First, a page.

Writing on the INLOGOV blog a few months back, Catherine Staite argued that it’s time to start talking about merging smaller councils, asking
How can we justify the inefficiencies and unnecessary overheads of two tier areas and tiny unitaries in the current financial climate – when cuts are having a real impact on the most vulnerable?
But is the assumption that big is better necessarily true? With Britain’s largest council, Birmingham City Council, in dire financial straits perhaps it’s time to question the belief that larger authorities are more efficient.
When two small district councils, Babergh and Mid Suffolk, considered whether they should merge they compiled a detailed business case which suggested that a merger would save council tax payers around £1.8m annually across a combined general fund budget requirement of around £20m. What is conspicuous by its absence in that business case is any discussion of the impact that merging might have on outcomes. The implicit assumption appears to be that outcomes will remain the same, thus allowing the reduced costs to be claimed as efficiency. Let’s consider some of the reasons why this might not be the case.
To explain what I mean by allocative efficiency, we’ll look at an almost topical example. To keep our food bill down we achieve economies of scale by buying a lot of our food in bulk from a wholefood wholesaler. A few weeks ago we were compiling our bi-monthly order and with Easter approaching we wondered whether we should buy a box of six chocolate eggs. It would have saved us a fair bit on buying eggs individually from a retailer. The problem is that the nephews like their chocolate sweet and milky, we prefer it dark and at least 70% cocoa, and the in-laws are partial to a spot of white chocolate. So buying a crate of identical eggs would have meant that most people didn’t have the chocolate experience they would have liked. We’d have pushed down our inputs, but outcomes would have suffered.
This is a very real danger with merging authorities. A bigger council may enable economies of scale, but economies of scale assume that the same service is right for everyone. Different areas have different problems, different populations and different aspirations. The ability of a council to respond to the preferences of its citizens should sit at the heart of any measure of performance and smaller, more decentralised units may provide better opportunities for greater responsiveness.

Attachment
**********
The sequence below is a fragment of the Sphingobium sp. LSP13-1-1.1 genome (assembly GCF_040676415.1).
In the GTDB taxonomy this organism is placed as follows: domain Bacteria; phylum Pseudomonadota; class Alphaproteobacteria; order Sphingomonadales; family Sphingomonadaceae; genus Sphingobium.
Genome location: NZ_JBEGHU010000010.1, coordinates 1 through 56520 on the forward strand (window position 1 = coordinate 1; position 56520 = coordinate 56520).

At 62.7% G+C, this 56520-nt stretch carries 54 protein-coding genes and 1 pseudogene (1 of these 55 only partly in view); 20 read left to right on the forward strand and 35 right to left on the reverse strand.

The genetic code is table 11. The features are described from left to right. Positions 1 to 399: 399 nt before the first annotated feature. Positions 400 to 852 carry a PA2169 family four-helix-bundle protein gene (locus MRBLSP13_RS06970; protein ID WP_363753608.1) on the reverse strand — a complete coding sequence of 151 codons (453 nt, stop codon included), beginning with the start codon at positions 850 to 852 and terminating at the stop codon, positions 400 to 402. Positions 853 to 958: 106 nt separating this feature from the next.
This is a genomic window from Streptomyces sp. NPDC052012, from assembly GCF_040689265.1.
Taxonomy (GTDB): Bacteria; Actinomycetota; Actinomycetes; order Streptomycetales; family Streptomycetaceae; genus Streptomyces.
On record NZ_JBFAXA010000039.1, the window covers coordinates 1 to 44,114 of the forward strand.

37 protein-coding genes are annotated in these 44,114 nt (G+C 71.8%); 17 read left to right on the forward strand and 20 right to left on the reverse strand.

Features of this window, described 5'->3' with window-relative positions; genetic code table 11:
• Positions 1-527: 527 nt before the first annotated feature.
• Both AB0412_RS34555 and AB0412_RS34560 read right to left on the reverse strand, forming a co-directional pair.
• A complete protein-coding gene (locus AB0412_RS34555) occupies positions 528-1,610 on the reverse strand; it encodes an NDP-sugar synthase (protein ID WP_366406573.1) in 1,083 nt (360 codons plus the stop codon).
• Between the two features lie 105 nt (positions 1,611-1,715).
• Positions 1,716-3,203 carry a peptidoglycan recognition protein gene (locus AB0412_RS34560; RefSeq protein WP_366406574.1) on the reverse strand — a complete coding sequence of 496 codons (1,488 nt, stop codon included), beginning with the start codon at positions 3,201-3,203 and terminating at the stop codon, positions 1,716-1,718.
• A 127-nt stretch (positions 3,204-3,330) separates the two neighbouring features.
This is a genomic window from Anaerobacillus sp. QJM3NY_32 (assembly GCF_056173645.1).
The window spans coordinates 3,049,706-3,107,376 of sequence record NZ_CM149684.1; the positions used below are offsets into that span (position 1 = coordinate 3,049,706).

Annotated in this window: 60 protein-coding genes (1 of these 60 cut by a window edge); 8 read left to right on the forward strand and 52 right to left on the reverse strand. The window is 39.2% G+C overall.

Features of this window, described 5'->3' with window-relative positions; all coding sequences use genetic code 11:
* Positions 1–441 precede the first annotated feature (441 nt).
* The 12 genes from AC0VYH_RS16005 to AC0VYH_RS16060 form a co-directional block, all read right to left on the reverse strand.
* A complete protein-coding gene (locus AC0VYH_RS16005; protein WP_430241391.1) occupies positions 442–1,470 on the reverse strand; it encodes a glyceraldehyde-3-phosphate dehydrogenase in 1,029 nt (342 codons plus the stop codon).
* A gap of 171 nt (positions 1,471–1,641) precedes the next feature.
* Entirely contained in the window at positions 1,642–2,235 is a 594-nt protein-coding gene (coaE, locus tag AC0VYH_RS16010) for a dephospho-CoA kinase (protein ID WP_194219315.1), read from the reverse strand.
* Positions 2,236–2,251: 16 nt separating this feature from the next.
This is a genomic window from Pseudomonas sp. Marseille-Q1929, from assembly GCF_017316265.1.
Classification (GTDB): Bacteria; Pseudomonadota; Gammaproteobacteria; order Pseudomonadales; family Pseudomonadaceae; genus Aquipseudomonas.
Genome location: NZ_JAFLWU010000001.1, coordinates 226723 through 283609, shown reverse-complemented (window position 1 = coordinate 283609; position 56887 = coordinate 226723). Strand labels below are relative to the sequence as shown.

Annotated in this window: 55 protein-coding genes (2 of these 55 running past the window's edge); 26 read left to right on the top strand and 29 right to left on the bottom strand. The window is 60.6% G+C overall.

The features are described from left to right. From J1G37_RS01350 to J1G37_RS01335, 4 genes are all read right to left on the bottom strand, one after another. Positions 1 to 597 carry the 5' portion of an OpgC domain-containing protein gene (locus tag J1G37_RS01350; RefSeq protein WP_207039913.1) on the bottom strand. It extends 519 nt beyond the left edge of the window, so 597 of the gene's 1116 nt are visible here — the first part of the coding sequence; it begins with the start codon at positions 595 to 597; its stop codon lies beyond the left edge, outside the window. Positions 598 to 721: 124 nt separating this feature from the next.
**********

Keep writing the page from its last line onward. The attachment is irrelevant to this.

Leadership and staff engagement
During my career in local government I’ve worked for both a large unitary and a small district. The contrast in the culture of the two organisations, and in my sense of engagement and ability to influence outcomes, could hardly be more marked—I was far happier in the small district. It would be foolish to generalise from this one personal observation and there may be many factors other than organisational size involved. Nevertheless, there is evidence that transformational leadership is more prevalent in smaller organisations and there is evidence that transformational leadership enhances staff commitment, engagement and performance.
Staff are at the heart of public service delivery and the ability to deliver services efficiently depends on their commitment and engagement. Merging councils threatens this commitment and may actually result in reduced productivity as a result.
Size and the ‘new model’ for public services
In her blog post, Catherine discusses a new model for public services being developed by INLOGOV. Key to this new model is building capacity within communities themselves, facilitated by public bodies building stronger relationships with them. But is merging authorities going to facilitate stronger relationships between communities and councils? Studies in Scandanavia suggest that larger political units have lower levels of non-electoral participation, lower levels of political trust and lower satisfaction. Larger councils are likely to feel more distant to citizens, with elected members representing larger numbers of constituents. The job of building trust will be all the more difficult, threatening any potential improvements in outcomes that the new model might deliver.
The new model discussion paper observes
Perhaps the behaviour which really needs to change first, so other change can follow, is that of people in the public sector.
It is difficult to disagree. I am not arguing that things should stay the same. There is no doubt that the public sector has to get smarter in delivering better outcomes for less. It needs radical change in the way in which it approaches service delivery. It needs to work more closely with communities both to ensure outcomes are aligned with community aspirations and to enhance the capacity of communities themselves. It needs changes in approach and culture throughout. But creating larger authorities is unlikely to facilitate this change.
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